Wilkommen bei den Hartmanns, translated to “Welcome to the Hartmanns” is the first film to showcase the German refugee situation with humor. With a top cast, abundance of clichés and a bit of a laugh, the movie has opened to mixed reviews.
Meet the characters
Enter the home of the Hartmanns, who live in a wealthy Munich suburb. The story essentially goes like this: the mother, Angelika (played by Senta Berger) is a retired teacher who suffers from bouts of loneliness – to be compensated with copious amounts of alcohol. She visits a local refugee shelter and is set on hosting a young Nigerian man who lost his family to Boko Haram.
Her husband, Richard (played by Heiner Lauterbach) isn’t too happy with this decision claiming, “It’s enough for Frau Merkel to invite the entire third world into our country – we’re not going to do the same in our home as well,” dismissing his wife’s choice as “helper’s syndrome”. Richard is suffering from a problem of his own, however, known as a “mid-life crisis”. He refuses to age and visits a plastic surgeon for a round of Botox regularly.
The daughter, Sophie (played by Palina Rojinski) is an eternal student and perpetually unhappy single. Then there’s the burnout brother Philipp (played by Florian David Fritz), and son Basti.
Upon his arrival, refugee Diallo (played by Eric Kabongo) quickly assumes the role of family therapist. He tries to hide Angelika’s alcohol, fixes up sister Sophie with a jogging partner and let’s Richard in on a little secret: “You’re an old man.”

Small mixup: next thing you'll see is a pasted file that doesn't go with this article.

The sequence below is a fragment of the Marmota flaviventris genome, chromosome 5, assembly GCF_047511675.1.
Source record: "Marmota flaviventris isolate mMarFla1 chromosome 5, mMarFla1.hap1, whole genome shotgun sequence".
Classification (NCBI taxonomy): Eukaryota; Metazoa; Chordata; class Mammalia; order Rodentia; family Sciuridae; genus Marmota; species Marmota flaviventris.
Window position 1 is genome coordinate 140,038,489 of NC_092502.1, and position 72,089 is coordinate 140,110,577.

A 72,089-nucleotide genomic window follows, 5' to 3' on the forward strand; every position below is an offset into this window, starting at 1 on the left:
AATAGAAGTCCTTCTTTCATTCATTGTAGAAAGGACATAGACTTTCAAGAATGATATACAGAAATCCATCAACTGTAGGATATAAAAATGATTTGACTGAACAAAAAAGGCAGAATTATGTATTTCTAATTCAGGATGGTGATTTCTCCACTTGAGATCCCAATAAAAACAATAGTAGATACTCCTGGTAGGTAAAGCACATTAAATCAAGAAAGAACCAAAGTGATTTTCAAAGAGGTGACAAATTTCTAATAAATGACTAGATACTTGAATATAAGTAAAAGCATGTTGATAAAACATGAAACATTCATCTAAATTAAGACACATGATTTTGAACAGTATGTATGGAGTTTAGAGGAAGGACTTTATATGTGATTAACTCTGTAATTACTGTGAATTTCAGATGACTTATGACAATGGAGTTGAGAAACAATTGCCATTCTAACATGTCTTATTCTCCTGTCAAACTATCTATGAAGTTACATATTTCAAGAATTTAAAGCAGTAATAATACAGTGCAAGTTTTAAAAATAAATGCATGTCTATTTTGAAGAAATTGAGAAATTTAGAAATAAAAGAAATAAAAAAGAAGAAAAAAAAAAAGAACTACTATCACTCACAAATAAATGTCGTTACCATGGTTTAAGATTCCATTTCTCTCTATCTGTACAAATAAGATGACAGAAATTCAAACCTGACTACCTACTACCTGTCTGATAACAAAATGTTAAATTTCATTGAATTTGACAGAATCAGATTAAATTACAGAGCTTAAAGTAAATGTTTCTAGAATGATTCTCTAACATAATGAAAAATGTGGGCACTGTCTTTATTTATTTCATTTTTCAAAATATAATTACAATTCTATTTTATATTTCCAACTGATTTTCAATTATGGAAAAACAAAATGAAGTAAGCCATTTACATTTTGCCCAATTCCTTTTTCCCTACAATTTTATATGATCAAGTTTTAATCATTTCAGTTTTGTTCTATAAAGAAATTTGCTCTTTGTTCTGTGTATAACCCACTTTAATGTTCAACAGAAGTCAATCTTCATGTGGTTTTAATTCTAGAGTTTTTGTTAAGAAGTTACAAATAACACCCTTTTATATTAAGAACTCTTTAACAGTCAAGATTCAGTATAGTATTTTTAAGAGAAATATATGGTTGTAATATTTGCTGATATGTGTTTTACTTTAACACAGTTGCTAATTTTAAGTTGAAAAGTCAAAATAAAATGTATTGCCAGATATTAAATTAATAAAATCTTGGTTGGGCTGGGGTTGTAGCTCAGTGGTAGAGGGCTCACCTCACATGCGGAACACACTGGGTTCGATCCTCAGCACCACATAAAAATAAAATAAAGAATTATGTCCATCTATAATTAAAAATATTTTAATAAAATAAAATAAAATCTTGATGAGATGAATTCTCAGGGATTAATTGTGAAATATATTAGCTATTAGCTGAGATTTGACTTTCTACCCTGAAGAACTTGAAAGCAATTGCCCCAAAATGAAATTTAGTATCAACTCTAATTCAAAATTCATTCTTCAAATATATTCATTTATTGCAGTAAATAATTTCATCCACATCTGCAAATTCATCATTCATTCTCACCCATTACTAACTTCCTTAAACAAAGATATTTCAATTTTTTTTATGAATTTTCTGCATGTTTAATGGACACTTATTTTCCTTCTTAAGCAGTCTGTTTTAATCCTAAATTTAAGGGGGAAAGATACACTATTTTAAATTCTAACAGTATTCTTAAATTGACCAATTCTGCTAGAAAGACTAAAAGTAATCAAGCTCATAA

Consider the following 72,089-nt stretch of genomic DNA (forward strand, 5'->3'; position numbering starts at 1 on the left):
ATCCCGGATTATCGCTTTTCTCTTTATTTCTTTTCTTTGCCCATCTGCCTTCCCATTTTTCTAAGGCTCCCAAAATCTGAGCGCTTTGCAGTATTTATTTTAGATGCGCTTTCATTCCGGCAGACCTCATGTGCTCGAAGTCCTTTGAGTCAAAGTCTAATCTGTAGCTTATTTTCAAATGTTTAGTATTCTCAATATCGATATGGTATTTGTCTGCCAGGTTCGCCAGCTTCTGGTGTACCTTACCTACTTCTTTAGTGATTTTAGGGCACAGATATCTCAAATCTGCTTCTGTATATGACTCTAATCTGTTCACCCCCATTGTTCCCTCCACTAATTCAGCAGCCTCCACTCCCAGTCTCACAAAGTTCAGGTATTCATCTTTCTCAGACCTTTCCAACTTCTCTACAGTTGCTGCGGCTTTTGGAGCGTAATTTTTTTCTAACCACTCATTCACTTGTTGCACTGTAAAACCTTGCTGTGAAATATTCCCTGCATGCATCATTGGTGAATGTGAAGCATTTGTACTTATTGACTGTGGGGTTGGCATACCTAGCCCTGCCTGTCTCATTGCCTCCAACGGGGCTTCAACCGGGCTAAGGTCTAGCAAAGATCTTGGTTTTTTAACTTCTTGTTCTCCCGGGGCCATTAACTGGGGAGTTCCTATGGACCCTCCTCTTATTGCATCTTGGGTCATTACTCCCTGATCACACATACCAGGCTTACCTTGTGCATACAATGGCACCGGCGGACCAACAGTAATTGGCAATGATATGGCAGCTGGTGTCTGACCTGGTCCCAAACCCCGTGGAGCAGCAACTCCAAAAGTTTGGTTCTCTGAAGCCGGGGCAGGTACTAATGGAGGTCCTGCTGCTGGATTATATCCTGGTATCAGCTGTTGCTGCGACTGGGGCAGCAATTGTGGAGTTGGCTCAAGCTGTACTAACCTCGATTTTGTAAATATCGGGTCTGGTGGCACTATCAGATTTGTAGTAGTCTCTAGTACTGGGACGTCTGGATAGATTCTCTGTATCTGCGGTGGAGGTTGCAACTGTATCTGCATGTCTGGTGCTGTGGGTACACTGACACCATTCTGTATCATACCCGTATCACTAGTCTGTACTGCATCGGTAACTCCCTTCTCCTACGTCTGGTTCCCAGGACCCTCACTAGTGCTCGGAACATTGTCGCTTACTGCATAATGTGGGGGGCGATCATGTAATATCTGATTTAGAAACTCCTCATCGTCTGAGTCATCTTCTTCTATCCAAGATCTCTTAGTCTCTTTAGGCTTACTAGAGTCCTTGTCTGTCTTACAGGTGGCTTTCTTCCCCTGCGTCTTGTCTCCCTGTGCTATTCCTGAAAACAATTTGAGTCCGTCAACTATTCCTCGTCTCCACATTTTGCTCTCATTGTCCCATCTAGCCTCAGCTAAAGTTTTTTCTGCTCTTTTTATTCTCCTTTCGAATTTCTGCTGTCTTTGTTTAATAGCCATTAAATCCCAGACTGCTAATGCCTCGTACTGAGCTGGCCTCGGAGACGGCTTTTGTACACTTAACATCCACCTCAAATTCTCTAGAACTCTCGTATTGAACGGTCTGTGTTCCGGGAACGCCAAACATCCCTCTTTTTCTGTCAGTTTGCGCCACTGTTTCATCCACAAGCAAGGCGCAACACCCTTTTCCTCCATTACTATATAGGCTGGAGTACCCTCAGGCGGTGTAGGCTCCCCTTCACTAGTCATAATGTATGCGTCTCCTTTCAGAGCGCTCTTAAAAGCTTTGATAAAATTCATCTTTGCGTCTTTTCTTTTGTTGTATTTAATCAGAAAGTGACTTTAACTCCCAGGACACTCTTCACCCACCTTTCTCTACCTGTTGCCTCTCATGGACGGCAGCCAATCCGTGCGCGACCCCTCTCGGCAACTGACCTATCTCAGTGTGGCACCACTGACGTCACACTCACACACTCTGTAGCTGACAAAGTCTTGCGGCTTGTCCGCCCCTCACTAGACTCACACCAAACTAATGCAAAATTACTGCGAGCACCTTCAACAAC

Comedy, with a hefty side of stereotypes
The setting of the story in Munich is probably no coincidence. The city famously welcomed thousands of refugees arriving at the city’s train station in September 2015 with granola bars and teddy bears. There is also the radical leftist friend – fulfilling the role of “do-gooder”. On the other end, there’s an “Islamic State” sympathizer at the refugee shelter. Oh, and can’t forget the neo-Nazis protesting against the refugees in general.
Playing against the contrasting attitude in Germany about refugee
Wilkommen bei den Hartmanns appears to play against the contrasting attitude of refugees in Germany: the interest in helping, but the mistrust as well. While sister Sophie and mother Angelika welcome Diallo with open arms, father Richard and brother Philipp are initially uneasy.
“We Germans are still so inhibited about our own identity even though we are a free, tolerant and great country,” Sophie’s love interest, played by Austrian-Tunisian actor Elyas M’Barek, points out at one point in the film. “We’ve got to stand up and defend those values.”The film also points out how many Germans have decided to host refugees in their homes.
Mixed reactions to the film
Wilkommen bei den Hartmanns was released in German theaters on November 3rd. It has since opened to mixed reviews. Many have praised its intentions, but claim hasn’t pushed boundaries enough.
German journalist and author Mortiz von Uslar says in Die Zeit “shouldn’t material like this, which catches our society at its most vulnerable, nervous and insecure, have produced a film that is not just OK, but brilliant, wild, provocative and incorrect in the best sense of the word?”